Alison Bradley Projects is pleased to announce our upcoming exhibition, Carolina Jiménez & Grace Sachi Troxell, curated by Cayla Blachman and Olivia Breibart.
This exhibition brings together the work of these two emerging artists, examining the fluidity of their common concepts across two disparate mediums.
Carolina Jiménez (b. California, 1991) and Grace Sachi Troxell (b. Illinois, 1991) work in traditional craft media in pursuit of contemporary expression. Working in textiles and ceramic respectively, each artist distinctively approaches these historied practices. Both elevate the potential of their medium, creating monuments to both personal and ubiquitous histories of art, labor, and technique. This exhibition reveals the connections between these two artists, as they investigate heritage, the body, and memory.
Working in abstraction with concrete ties to the physical world, Jiménez and Troxell contemplate and reclaim their ancestry and selfhood. In this two person exhibition, the body is transmuted into clay and textile as new forms emerge through material confrontation and manipulation. Carolina Jiménez uses the language of abstract expressionism to create her monumental woven paintings. Working within these canons of craft and art history, Jiménez universalizes personal narratives through color and composition. By harnessing the materiality of her medium, Jiménez creates juxtapositions that lay bare the labor of her own process, mirroring that of generations of artisans. In doing so, she captures sensations both eternal and fleeting, creating an impression of the past through both the making and viewing experience in the present.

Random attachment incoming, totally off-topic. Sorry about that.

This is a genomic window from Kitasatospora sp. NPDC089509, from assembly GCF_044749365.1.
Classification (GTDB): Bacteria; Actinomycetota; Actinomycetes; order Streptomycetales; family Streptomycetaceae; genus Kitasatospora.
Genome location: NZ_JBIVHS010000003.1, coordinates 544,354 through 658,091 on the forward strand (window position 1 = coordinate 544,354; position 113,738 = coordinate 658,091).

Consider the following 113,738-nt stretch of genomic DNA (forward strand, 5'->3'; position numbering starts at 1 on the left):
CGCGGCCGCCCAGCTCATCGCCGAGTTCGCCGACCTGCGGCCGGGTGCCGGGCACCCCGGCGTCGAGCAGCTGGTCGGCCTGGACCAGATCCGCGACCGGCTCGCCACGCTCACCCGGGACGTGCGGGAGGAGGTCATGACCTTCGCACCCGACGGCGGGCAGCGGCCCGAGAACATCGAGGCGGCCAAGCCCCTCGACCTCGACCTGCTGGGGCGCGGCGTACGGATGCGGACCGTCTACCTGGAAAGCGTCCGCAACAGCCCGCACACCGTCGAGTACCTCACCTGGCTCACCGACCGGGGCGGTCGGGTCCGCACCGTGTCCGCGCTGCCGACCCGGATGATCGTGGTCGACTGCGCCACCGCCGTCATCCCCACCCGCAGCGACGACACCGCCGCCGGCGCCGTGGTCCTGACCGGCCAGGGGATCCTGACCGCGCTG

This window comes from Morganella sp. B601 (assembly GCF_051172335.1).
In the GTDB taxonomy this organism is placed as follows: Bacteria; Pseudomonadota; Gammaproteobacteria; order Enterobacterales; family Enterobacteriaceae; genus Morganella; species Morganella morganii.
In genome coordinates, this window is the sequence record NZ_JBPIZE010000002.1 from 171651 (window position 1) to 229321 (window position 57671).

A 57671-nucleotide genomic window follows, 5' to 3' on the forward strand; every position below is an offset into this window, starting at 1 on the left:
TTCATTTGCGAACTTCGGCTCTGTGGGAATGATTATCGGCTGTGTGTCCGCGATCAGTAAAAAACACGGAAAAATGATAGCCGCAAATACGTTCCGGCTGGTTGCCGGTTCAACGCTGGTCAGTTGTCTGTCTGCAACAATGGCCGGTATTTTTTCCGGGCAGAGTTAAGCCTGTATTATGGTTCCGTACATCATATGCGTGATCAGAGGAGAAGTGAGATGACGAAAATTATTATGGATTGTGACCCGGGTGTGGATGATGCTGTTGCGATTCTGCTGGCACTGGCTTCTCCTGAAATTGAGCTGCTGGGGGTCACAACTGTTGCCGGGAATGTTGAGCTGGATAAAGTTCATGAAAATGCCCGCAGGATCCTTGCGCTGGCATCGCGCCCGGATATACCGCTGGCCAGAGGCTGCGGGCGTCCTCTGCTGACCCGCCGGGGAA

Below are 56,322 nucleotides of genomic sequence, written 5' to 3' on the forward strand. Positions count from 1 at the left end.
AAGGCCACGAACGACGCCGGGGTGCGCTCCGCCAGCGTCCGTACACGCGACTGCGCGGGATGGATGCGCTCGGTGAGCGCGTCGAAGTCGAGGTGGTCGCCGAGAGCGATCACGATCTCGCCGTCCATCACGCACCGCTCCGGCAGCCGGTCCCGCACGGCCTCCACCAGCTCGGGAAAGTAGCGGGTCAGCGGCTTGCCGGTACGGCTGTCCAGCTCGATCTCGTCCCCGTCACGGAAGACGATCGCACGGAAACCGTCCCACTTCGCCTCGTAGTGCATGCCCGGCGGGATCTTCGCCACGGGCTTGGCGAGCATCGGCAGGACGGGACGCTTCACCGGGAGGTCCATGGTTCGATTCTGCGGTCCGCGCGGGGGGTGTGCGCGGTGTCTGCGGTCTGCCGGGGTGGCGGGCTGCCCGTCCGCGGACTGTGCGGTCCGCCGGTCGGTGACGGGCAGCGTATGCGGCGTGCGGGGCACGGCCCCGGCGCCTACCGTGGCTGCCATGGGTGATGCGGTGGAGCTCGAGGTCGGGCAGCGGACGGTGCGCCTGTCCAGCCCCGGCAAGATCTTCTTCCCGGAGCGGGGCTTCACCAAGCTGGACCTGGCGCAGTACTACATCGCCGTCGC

Grace Sachi Troxell similarly works with multiple modes of representation, creating large-scale sculptures in ceramic and steel. Troxell uses clay as a vehicle to explore her mixed ancestry; the medium itself becoming a form of generational memory. Like Jiménez, she touches on the functional history of ceramics, bringing vessel-like forms to a human scale. In their physical presence, the pieces act as figures themselves, embodying the narrative that their amalgam parts represent. Both Jiménez and Troxell, entrenched within traditional artistic processes, acknowledge history while emerging anew through their individual approaches. Together, these works address the ways in which the body holds ancestral memory, prompting a meditation on physicality, personal narrative, and broader histories.
Alison Bradley Projects is delighted to introduce these emerging artists to a wider audience.
Carolina Jiménez (b. 1991, California) is a textile artist based in Brooklyn, New York. Drawing on her heritage as a first generation Mexican-American, she creates woven paintings as a vehicle for containing and expressing emotion. While these works are abstract, they are tied to actual places, people, and experiences, their central focus remaining the body as a site for memory. Jiménez received a BArch from Syracuse University and an MFA from The Rhode Island School of Design (RISD). Her work has been featured in exhibitions at Heath Ceramics, The Gallery at 200 Lex, Sol Koffler Gallery, the RISD Museum, and 1stDibs Gallery. She is currently the Artist Fellow at the Museum of Art and Design (MAD) in New York City and has been an artist in residence at Casa Lu in Mexico City.
Grace Sachi Troxell (b. 1991, Illinois) is a sculptor based in Ithaca and Brooklyn, New York. In her current work, she uses clay and found objects to explore entanglements between organic and inorganic materials, form and deformity, and digestion, as well as her mixed Japanese, Irish and German heritage. She received a BS in Studio Art from Skidmore College, a Post-Graduate certificate in painting from the Glasgow School of Art, and an MFA from Cornell University. She has been artist in residence at MacDowell, Yaddo, Sculpture Space, the Studios at MASSMoCa, Woodstock Byrdcliffe, Willapa Bay AiR, The Pottery Workshop in Jingdezhen, China, Dumfries House, Scotland, and The International Textile Art Symposium, Daugavpils Rothko Center, Latvia. She is currently an artist in residence at Sharpe-Walentas. Troxell has had solo exhibitions at Haw Contemporary, Neighbors, The Hartnett Gallery at The University of Rochester, and The Herbert F. Johnson Museum of Art. She has an upcoming solo exhibition this summer at the Sunroom Project Space at Wave Hill. She currently is a visiting critic at Cornell University.